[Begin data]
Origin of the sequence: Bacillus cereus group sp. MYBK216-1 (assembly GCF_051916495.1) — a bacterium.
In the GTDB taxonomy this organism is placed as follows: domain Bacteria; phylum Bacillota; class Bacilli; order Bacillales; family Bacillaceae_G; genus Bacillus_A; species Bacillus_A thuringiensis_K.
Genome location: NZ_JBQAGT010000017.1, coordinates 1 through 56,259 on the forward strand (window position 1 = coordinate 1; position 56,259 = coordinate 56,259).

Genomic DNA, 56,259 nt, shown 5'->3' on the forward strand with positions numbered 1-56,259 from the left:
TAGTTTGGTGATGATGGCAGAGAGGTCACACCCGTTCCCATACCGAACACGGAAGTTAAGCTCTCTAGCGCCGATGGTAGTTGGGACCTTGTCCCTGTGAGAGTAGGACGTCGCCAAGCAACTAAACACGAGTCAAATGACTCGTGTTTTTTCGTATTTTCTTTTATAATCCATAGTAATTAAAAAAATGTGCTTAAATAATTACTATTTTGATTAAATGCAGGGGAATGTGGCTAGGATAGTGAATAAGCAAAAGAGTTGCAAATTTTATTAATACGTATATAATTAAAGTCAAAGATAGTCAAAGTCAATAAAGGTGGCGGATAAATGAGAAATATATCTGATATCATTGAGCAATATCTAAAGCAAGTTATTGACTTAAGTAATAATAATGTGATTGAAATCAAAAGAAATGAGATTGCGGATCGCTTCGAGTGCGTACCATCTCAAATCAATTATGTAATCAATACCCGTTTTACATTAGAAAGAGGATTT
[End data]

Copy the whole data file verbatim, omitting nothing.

Origin of the sequence: Bacillus cereus group sp. MYBK216-1 (assembly GCF_051916495.1) — a bacterium.
In the GTDB taxonomy this organism is placed as follows: domain Bacteria; phylum Bacillota; class Bacilli; order Bacillales; family Bacillaceae_G; genus Bacillus_A; species Bacillus_A thuringiensis_K.
Genome location: NZ_JBQAGT010000017.1, coordinates 1 through 56,259 on the forward strand (window position 1 = coordinate 1; position 56,259 = coordinate 56,259).

Genomic DNA, 56,259 nt, shown 5'->3' on the forward strand with positions numbered 1-56,259 from the left:
TAGTTTGGTGATGATGGCAGAGAGGTCACACCCGTTCCCATACCGAACACGGAAGTTAAGCTCTCTAGCGCCGATGGTAGTTGGGACCTTGTCCCTGTGAGAGTAGGACGTCGCCAAGCAACTAAACACGAGTCAAATGACTCGTGTTTTTTCGTATTTTCTTTTATAATCCATAGTAATTAAAAAAATGTGCTTAAATAATTACTATTTTGATTAAATGCAGGGGAATGTGGCTAGGATAGTGAATAAGCAAAAGAGTTGCAAATTTTATTAATACGTATATAATTAAAGTCAAAGATAGTCAAAGTCAATAAAGGTGGCGGATAAATGAGAAATATATCTGATATCATTGAGCAATATCTAAAGCAAGTTATTGACTTAAGTAATAATAATGTGATTGAAATCAAAAGAAATGAGATTGCGGATCGCTTCGAGTGCGTACCATCTCAAATCAATTATGTAATCAATACCCGTTTTACATTAGAAAGAGGATTT